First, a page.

In 1979, during the seven years of EPA dithering over this scandal, Vallianatos came to work at EPA. He soon learned that not a single pesticide registration was to be canceled due to fraudulent or nonexistent test data. Instead, he notes, EPA's reaction was to outsource science. It shut down its own testing laboratories, closed its own libraries of toxicity data on thousands of chemicals, and outsourced all evaluations of industry-sponsored studies. "The unspoken understanding in this outsourcing of government functions has been the near certainty of finding industry data satisfactory — all the time." This issue is relevant today, given that chemicals such as 2,4-D and glyphosate (Roundup™), whose uses have been vastly increased by GMO practices, were originally registered on the basis of invalid IBT studies.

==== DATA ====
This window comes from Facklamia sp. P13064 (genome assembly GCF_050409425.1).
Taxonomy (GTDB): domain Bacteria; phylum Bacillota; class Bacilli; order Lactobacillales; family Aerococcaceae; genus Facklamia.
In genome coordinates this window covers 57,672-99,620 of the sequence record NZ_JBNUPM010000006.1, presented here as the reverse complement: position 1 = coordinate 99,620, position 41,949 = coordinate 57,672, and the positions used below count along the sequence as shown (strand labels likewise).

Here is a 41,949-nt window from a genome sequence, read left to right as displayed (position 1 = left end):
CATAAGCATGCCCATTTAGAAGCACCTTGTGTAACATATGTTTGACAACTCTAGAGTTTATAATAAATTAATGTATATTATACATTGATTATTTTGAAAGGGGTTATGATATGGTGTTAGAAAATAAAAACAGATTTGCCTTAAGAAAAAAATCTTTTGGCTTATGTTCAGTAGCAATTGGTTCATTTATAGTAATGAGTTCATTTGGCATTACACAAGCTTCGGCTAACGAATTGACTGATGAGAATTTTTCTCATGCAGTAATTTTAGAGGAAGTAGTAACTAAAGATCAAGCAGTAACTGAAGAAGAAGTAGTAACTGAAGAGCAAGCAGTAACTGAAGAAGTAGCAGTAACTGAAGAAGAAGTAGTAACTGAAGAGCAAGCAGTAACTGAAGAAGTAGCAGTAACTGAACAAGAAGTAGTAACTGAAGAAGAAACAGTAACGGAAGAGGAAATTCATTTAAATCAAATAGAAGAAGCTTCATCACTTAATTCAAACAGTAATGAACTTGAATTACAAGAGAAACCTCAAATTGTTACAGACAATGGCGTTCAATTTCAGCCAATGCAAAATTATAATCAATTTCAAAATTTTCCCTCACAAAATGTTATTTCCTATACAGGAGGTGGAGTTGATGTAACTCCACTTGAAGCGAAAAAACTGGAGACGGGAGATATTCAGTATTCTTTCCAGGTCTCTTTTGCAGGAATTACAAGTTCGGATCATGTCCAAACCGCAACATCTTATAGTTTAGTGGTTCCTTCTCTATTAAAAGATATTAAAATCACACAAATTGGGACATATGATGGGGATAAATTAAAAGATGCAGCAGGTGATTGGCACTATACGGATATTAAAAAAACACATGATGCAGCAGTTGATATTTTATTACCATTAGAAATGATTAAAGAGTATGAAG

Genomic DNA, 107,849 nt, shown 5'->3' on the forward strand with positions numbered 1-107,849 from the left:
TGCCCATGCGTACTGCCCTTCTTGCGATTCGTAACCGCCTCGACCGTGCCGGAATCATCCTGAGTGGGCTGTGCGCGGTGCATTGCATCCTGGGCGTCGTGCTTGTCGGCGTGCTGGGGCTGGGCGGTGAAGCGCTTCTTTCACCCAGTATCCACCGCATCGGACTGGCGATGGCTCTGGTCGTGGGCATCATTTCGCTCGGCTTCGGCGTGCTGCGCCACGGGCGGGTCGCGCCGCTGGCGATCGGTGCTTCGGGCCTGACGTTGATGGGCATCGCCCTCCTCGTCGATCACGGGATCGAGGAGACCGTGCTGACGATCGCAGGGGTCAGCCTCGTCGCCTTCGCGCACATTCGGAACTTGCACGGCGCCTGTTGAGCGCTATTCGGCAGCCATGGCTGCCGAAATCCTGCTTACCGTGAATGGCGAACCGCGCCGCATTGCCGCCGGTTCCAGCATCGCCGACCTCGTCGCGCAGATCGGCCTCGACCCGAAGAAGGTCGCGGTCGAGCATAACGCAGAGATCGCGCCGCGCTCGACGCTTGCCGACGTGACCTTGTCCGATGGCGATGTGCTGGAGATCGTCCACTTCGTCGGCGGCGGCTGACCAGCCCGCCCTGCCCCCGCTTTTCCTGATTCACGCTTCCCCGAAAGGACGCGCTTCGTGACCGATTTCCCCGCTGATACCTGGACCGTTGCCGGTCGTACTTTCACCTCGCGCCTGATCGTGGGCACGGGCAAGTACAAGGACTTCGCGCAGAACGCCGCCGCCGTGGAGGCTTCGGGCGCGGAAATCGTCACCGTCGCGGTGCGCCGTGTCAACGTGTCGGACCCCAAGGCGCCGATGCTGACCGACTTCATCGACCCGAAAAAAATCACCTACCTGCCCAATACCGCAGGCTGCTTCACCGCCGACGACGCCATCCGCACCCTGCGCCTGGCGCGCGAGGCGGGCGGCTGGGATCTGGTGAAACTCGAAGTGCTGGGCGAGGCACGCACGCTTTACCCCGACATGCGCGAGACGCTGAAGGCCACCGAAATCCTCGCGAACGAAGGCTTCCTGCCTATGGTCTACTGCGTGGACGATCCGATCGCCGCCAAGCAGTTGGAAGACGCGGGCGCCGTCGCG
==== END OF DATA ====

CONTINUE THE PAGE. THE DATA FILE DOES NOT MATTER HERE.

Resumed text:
Do you use non-organic pesticides at your properties?
⇧ 6 biggest challenges of real estate crowdfunding | Inman
Good points: Omri Barzilay:
While crowdfunding has been used successfully when it comes to investing in all types of projects, there are still some obstacles when it comes to the real estate field:…
⇧ City planning to auction 3,000 tax-delinquent properties | News | The New Orleans Advocate — New Orleans, Louisiana
The process described Monday by Chief Administrative Officer Andy Kopplin and Director of Finance Norman Foster will be unlike any previous tax sale in New Orleans, with the most notable difference being that winning bidders will be purchasing full legal ownership of properties, not just the liens against such sites.